I've been watching a bud grow longer and longer on a funny little cactus in my garden.  This morning this sight greeted me:

Another surprise was the emergence of a leafy plant in pot containing a silver torch cactus.  A weed?  Let's wait and see.  Soon buds began to form and yellow flowers emerged.  Aha!  A devil's claw (Proboscidea althaeifolia).  But how did it get here?  Oh, of course.  I often pick up the interesting seed pods that give the plant its name as I'm walking in the desert.  Long ago I stuck one of the opened seed pods in this pot and apparently it hadn't disbursed all its seeds yet.

The night blooming cereus (Peniocereus greggii) which bloomed in June is now full of bulging, ripening fruit, turning from green to red.

I have yet to try starting a new plant from seed.  This must be the year to do it.  I'd better get to picking, however, before the animals beat me to the fruit.  Anything edible in the desert doesn't last long.

A year or so ago, I planted a lovely group of Mexican fence post cactuses (Pachycereus marginatus) and they've been doing so well.  Suddenly, I began to see large scars where obviously something or someone was chewing on them.

 I had an idea who it might be, and, sure enough, soon I began to see the culprits feeding on other nearby cactus.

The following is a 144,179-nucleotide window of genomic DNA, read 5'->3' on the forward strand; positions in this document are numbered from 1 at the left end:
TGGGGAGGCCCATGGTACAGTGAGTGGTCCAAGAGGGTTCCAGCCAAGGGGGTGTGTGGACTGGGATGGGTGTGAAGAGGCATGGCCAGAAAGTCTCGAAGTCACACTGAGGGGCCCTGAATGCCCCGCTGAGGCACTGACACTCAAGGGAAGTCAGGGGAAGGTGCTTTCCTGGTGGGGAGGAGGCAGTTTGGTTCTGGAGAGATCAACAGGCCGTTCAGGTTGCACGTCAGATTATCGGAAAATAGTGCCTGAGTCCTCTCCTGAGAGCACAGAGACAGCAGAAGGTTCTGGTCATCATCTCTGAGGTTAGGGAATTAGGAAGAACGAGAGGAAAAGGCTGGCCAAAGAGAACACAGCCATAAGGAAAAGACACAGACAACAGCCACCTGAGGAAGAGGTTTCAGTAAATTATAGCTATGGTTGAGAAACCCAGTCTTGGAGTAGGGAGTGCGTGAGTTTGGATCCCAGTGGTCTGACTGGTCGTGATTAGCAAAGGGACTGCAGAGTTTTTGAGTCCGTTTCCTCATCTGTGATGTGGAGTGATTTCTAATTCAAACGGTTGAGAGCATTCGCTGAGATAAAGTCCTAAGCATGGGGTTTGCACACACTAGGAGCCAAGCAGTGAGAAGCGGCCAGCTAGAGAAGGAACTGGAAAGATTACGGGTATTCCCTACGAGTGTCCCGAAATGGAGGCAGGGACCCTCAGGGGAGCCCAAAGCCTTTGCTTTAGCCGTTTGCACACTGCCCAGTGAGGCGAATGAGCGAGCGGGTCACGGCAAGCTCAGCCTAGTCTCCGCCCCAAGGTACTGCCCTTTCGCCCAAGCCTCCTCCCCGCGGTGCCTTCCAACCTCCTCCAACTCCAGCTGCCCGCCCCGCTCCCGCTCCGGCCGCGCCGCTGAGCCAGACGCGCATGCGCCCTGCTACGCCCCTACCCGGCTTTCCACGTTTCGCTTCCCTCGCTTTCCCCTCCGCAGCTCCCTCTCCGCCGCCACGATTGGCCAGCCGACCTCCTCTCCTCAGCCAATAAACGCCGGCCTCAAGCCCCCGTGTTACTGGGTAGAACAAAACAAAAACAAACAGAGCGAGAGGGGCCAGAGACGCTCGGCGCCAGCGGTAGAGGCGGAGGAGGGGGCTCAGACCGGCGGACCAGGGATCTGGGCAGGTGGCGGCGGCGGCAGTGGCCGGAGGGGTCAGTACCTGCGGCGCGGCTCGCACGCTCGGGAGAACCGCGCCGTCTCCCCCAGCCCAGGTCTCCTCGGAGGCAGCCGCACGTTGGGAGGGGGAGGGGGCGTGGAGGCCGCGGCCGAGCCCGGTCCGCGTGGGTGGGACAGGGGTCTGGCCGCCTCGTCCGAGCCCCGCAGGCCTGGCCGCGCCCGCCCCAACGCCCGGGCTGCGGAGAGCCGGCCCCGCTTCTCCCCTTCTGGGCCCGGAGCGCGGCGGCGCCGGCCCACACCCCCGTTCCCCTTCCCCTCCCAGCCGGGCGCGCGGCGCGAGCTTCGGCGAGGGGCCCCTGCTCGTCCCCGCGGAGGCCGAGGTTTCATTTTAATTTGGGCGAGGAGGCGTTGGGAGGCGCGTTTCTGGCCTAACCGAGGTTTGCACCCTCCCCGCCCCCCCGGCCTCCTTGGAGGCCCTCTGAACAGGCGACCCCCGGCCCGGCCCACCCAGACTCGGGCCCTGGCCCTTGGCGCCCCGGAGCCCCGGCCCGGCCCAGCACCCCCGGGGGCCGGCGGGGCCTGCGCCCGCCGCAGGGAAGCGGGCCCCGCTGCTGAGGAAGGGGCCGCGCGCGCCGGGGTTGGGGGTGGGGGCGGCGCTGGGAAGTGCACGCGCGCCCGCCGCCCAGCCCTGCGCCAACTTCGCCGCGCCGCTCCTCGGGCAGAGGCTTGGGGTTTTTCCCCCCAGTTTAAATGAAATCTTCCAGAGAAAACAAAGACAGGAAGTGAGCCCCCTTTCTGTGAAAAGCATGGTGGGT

These handsome bugs are longhorn cactus beetles who have a taste for the finer things in life.  The more you have paid for a cactus, the greater their enjoyment of it.  Thanks a lot, guys.

The hummingbirds seem to have more than their share of competition for the nectar in the feeders these days.  The little birds themselves are highly territorial and competitive for feeding spots, but now they also have to compete with the bats, bees, ants and woodpeckers.  Nectar bats come every night to empty the feeders.  As soon as I fill them in the morning, the bees arrive to get their fill. Soon a stream of tiny ants descends for some of the sweetness.  As if that weren't enough, the Gila woodpecker sticks his beak and long tongue into the tiny holes for his share of the nectar.

Cooper's hawks are daily visitors to the yard, looking for an easy meal of dove or quail, often perching in an old dead tree before coming down for a drink from the water bowls, or resting on the patio furniture.  Sometimes they will just stand in the water bowl, cooling off their feet.  A rapid swoosh of wings as all the birds in the yard take off tells me that Coop is in the area.

But the really big thrill is when a bobcat strolls nonchalantly by the back door, only a foot or so from the floor-to-ceiling window, and stops for a drink of water.  He drank from two bowls, walked slowly to the wall and effortlessly hopped up to the top and over.

"Back Yard" could mean anywhere around your house or your neighborhood.  Wherever you live, nature is there too.  Take a little trip into the world of nature in your back yard.

Sunday, September 4, 2011

The Endless Summer

Or so it sometimes seems in Tucson.  And it's not necessarily a good thing.  By the time September rolls around, we've had just about all this fun we can stand!  Some desert denizens, however, can't get enough of the heat.  Take the short, stubby barrel cactus.  By the first of September, it is just coming into it's glory days, blooming long after all the other cactus species, thus sharing its fame with none of them.  I showed you some of them last month, but can't help taking more photos.